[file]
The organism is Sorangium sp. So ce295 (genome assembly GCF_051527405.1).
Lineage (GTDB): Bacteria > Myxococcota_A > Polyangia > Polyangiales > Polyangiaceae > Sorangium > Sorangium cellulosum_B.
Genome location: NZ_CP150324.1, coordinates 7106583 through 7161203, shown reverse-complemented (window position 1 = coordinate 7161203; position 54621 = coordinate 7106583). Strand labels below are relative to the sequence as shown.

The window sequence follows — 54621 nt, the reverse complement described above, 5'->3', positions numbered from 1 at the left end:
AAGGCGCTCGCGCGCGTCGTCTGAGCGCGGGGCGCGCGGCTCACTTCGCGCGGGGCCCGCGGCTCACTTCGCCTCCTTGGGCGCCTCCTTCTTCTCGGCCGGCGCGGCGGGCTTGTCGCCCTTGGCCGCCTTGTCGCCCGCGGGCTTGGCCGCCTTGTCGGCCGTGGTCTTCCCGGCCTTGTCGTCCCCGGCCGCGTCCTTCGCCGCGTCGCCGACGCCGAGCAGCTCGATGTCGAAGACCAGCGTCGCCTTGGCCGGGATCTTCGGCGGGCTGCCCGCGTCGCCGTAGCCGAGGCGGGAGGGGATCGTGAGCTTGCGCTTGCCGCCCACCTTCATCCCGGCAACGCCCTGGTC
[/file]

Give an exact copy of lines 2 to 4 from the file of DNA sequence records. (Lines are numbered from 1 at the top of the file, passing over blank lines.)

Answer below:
Lineage (GTDB): Bacteria > Myxococcota_A > Polyangia > Polyangiales > Polyangiaceae > Sorangium > Sorangium cellulosum_B.
Genome location: NZ_CP150324.1, coordinates 7106583 through 7161203, shown reverse-complemented (window position 1 = coordinate 7161203; position 54621 = coordinate 7106583). Strand labels below are relative to the sequence as shown.

The window sequence follows — 54621 nt, the reverse complement described above, 5'->3', positions numbered from 1 at the left end: